Ravens were once vilified by sheep farmers as lamb killers that plucked they eyes out of their victims leaving them to die in agony. As a result, they were heavily persecuted. We now know they are mainly carrion feeders. Ravens around a lamb carcass are feeding on a still birth or after-birth. They are expanding their range from west to east and two recent articles in national dailies (the i-newspaper and The Times) have carried articles about this (“Beast from the West”/”Black is Back”). Two to three pairs breed in west Cambridgeshire. They have been seen displaying, a tumbling/rolling aerial display, over Madingley and in February 2017 a pair were seen on the northern edge of our project area flying over Impington. This February a pair were seen heading out of Histon towards Oakington, just outside our study area. They are early nesters (February/March) and it’s likely these were young birds nest site prospecting.
The Rooks nesting at Girton College have returned to repair winter damage to their rookery – it’s the only rookery in the city using conifers to nest.
The city Peregrine that was shot last autumn and taken to the Raptor Foundation near St Ives is recovering, but staff are unsure of its ability to hunt for itself. When the weather warms Sparrowhawks will begin their aerial displays; I guestimate 10-15 pairs across the City. The first year Kestrel on Coldham’s Common looks set to stay, but the pair that had three young near the Darwin Green housing development between Histon Road and Huntington Road, which is now being built, will have to move on. The bird seen at Eddington may be one of these.
|Golden Plover, Hobson’s Park||Peregrines return to City centre (see Olwen’s February blog)|
Red Kite was seen over Regent’s Street on February 20th (Rhona Watson).
A Kittiwake flying south over Chesterton on 2nd March (Simon Gillings) is very unusual and could be just one of a bigger cold weather movement of this species.
Duncan’s photos of the Little Egrets on the Snakey Path from Brookfields (end of Mill Road) to Cherry Hinton Hall park are stunning – walk along the path and you may get the best views of Little Egrets you will ever see!
The edge of the Dickinson Pit at Milton Country Park just comes into our project area. There is a female Scaup there (found by Jon Heath). This uncommon sea duck was probably making an overland passage from west to east and back to its Scandinavian breeding grounds when it was stalled by the “beast from the east”.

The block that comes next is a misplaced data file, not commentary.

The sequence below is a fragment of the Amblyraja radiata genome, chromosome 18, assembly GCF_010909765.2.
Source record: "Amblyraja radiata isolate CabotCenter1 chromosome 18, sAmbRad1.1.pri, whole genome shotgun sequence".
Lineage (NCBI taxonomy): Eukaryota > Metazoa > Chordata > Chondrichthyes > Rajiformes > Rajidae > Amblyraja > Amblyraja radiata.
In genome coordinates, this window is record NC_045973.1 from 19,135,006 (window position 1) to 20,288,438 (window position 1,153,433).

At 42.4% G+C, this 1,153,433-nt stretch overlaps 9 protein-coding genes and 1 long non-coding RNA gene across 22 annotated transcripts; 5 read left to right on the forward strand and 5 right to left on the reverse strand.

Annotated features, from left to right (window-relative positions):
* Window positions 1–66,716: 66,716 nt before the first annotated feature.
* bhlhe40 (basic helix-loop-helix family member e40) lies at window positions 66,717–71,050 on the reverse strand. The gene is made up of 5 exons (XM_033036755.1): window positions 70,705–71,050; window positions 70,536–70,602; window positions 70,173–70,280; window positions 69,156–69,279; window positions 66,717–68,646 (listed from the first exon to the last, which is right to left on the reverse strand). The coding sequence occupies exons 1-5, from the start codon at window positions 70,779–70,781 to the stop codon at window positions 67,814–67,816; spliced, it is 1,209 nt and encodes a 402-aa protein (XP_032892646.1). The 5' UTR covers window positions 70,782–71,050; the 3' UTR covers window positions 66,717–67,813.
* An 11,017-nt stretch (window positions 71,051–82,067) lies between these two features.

A large flock of about 600 Golden Plovers were on farm land in the north of our project area on 12th February and about 150 Linnets on nearby stubble feeding on meadow grasses, mayweeds and groundsel that have been flowering and seeding over the winter. Also two flocks totalling about 60 Golden Plovers, on Hobson’s Park near Great Kneighton (I always thought the “i” came before the “e” except after “c”!).
Six Siskins feeding on sunflower hearts in a Chesterton Garden in early December are still coming daily; the male has been singing – will they stop to breed? Blackcaps are toughing out the cold by staying close to fat ball feeders; one bird has been present during the cold period from 8:00am to 4:30 most days and sees off blackbirds and tits but slips away when the robin arrives. Female Blackcap seen over several days in John Street (Mary Seymour). The snowy silence was broken on Wednesday morning 28th February by a singing Robin keeping warm by the gas boiler exit flue!
The cold “Beast from the East” and settled snow causes real problems for birds approaching their breeding seasons. Fieldfares and Redwings have come into the city looking for remaining berries, cherries and crab apples but most have already been taken by resident Blackbirds. I have 12 records of territorial Mistle Thrushes – the Midsummer Common bird has been singing since November – Mistle Thrushes are also early nesters. Redwings will soon muster in numbers for their pre-migration gatherings. I have seen flocks in Cherry Hinton Hall grounds where they sing together as a chorus their curious subdued sub-song.
|Fieldfares forced into gardens for food during the cold period||Winter Blackcap staying close to its food source|
A solitary Chiffchaff in Chesterton on 2nd March in a leafless street tree looked doomed in the freezing temperatures. Soon time for the first Brimstone butterflies.
Robert Brown of the Cambridgeshire Bird Club is surveying Grey Wagtails, especially breeding birds. They can often be seen by The Rush, the cut across Coe Fen. Last year, a pair were feeding young on the roof of the M&S building on the Market Square and a pair nested in the river wall 100m upstream from Magdalene Street bridge. Please send any records to him at: email@example.com
5th March 2018